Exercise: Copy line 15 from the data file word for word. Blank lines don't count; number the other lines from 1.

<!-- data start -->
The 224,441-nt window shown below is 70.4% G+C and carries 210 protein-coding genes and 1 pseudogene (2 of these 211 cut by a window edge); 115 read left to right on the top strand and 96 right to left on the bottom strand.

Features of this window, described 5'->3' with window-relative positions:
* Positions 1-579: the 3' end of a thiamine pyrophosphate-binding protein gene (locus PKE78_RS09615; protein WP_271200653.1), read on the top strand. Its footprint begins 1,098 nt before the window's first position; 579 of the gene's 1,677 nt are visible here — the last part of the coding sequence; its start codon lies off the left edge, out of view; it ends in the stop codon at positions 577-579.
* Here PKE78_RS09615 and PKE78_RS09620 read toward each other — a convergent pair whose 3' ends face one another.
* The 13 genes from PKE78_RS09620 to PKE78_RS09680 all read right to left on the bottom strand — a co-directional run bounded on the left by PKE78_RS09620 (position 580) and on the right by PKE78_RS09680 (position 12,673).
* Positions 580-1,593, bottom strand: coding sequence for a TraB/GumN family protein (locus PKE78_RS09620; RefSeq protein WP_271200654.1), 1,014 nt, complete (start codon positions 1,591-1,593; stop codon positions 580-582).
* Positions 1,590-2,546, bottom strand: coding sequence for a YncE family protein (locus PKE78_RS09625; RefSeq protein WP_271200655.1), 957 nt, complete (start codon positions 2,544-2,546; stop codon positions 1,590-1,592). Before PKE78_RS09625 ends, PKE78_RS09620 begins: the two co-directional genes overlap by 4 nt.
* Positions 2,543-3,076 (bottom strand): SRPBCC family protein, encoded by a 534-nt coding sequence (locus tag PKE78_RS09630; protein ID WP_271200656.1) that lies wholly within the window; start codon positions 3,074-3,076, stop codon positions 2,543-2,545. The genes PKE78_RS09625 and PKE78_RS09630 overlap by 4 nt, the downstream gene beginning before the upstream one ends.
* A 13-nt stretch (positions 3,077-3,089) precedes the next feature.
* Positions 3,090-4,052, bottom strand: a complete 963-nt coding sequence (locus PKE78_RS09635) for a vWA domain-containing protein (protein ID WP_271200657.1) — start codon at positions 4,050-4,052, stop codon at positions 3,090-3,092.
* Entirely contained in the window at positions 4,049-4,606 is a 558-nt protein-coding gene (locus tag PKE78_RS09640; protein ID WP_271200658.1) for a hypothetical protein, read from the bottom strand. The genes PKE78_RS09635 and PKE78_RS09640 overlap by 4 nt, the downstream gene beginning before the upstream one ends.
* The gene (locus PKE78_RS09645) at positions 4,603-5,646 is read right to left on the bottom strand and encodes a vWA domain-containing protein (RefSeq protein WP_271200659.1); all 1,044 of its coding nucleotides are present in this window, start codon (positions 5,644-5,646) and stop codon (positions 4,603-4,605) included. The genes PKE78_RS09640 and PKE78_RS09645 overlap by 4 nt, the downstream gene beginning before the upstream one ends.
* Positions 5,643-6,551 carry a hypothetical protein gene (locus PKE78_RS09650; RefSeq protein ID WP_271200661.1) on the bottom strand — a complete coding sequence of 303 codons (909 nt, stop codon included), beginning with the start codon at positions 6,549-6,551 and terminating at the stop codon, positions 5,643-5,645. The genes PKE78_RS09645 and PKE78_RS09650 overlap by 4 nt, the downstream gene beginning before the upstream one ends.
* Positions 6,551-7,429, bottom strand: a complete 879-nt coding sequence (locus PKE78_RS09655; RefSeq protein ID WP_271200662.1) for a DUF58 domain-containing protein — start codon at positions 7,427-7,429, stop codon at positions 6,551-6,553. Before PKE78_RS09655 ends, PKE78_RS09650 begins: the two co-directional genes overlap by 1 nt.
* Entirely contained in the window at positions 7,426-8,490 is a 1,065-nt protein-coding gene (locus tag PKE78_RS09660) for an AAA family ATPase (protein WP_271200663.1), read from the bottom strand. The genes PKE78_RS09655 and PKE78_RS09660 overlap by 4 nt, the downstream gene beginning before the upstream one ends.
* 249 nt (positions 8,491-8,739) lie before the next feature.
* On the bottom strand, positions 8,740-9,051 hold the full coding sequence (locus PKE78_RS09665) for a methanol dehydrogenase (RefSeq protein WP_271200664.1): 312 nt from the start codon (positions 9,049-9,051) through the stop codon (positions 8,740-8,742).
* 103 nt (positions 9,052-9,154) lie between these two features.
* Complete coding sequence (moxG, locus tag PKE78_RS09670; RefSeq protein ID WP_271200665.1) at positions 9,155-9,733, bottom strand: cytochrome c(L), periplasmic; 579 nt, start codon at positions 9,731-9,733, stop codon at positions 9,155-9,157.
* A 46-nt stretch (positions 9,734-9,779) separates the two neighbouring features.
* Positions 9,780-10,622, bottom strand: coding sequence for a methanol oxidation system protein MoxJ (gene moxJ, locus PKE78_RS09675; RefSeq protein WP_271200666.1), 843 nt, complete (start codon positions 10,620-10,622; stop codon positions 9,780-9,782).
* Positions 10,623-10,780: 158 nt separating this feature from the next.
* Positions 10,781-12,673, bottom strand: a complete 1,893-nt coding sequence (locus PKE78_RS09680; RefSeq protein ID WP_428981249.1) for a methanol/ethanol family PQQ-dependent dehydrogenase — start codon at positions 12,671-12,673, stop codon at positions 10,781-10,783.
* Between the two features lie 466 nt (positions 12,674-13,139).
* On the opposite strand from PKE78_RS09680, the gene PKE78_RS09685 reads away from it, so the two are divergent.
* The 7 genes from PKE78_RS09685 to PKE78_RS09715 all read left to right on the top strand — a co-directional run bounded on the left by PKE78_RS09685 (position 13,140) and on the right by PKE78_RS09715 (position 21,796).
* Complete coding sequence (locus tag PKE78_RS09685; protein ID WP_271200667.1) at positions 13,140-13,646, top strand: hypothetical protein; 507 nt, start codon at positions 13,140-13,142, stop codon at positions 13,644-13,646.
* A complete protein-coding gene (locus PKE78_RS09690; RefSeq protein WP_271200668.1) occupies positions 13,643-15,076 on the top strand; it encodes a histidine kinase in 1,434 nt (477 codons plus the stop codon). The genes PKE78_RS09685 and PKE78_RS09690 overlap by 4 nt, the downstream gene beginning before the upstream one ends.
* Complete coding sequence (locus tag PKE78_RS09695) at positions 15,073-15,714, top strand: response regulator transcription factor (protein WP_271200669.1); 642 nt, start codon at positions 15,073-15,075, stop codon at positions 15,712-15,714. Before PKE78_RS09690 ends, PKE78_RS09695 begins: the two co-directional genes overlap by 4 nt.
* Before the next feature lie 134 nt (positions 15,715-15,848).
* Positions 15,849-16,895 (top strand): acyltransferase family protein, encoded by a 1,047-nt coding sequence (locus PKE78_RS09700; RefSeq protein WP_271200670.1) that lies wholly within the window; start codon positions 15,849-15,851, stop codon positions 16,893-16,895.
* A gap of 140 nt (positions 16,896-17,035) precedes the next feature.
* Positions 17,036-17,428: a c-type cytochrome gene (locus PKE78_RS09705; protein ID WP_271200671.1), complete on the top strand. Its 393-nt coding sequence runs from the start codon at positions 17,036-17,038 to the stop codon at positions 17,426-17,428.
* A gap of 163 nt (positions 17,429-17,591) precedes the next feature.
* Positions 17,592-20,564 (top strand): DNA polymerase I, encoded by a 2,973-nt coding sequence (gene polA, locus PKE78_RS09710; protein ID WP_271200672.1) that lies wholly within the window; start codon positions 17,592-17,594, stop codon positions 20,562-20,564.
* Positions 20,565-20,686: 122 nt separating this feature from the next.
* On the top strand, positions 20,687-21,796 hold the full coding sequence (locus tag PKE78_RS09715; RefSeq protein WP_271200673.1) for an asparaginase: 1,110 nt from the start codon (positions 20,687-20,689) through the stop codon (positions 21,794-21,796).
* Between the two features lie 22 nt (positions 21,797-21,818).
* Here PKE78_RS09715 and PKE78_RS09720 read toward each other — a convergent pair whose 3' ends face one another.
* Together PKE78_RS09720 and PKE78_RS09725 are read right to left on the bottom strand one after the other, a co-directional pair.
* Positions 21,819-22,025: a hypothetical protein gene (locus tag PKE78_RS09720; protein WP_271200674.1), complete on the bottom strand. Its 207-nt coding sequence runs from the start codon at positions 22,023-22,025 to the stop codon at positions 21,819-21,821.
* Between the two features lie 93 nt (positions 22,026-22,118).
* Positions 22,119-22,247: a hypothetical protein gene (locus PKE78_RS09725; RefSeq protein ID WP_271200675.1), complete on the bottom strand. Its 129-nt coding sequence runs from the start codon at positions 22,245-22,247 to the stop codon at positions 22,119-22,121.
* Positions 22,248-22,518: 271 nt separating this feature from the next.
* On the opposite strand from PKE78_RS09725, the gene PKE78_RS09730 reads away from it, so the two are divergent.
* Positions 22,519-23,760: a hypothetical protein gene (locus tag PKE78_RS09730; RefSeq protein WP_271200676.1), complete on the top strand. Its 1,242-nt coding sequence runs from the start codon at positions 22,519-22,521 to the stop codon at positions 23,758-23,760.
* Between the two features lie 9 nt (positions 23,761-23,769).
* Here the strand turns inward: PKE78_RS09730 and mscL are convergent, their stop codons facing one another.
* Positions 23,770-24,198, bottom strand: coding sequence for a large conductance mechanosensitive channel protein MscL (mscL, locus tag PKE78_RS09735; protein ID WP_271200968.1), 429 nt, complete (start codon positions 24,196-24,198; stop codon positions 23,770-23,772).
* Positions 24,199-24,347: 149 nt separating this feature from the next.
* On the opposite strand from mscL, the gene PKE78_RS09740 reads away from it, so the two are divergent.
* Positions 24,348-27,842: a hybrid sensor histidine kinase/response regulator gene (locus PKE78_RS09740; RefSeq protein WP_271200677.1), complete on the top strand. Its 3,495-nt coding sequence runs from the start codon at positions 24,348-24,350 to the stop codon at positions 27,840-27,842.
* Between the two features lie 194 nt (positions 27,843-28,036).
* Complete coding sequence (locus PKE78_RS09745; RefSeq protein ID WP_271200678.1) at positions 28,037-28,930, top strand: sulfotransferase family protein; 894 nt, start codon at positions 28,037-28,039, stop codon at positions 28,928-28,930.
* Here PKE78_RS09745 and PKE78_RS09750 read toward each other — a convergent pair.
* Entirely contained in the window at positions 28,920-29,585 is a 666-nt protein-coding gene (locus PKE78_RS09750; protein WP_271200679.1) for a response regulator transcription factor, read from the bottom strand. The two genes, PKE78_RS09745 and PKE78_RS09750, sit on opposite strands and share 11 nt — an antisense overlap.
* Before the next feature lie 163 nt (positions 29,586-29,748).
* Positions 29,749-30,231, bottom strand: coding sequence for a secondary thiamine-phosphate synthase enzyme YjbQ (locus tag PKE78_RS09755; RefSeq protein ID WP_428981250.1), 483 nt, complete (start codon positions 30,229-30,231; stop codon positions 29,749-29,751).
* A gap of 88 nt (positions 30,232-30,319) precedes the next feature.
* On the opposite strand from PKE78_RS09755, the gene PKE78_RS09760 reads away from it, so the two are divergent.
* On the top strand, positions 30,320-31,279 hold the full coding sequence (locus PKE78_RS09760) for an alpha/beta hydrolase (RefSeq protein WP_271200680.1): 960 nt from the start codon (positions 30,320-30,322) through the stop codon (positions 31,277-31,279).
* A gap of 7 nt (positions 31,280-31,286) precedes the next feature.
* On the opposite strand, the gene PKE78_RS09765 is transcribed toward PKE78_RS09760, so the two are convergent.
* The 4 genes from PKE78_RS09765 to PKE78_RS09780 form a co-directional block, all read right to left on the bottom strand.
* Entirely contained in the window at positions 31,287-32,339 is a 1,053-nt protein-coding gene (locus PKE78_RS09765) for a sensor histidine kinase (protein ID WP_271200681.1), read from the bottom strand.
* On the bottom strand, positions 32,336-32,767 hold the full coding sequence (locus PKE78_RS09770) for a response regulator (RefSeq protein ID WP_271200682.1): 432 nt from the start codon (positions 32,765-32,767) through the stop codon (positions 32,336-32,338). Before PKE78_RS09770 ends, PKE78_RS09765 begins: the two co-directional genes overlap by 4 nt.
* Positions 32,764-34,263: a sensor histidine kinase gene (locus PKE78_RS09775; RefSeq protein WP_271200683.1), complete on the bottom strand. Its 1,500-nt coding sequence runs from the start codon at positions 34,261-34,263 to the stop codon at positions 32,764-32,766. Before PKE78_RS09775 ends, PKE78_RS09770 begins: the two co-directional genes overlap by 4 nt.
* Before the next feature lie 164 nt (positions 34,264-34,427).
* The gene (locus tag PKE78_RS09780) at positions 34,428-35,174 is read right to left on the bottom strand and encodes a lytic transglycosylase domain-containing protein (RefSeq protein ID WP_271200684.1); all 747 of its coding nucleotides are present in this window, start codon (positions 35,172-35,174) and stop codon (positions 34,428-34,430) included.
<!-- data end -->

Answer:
* Entirely contained in the window at positions 7,426-8,490 is a 1,065-nt protein-coding gene (locus tag PKE78_RS09660) for an AAA family ATPase (protein WP_271200663.1), read from the bottom strand. The genes PKE78_RS09655 and PKE78_RS09660 overlap by 4 nt, the downstream gene beginning before the upstream one ends.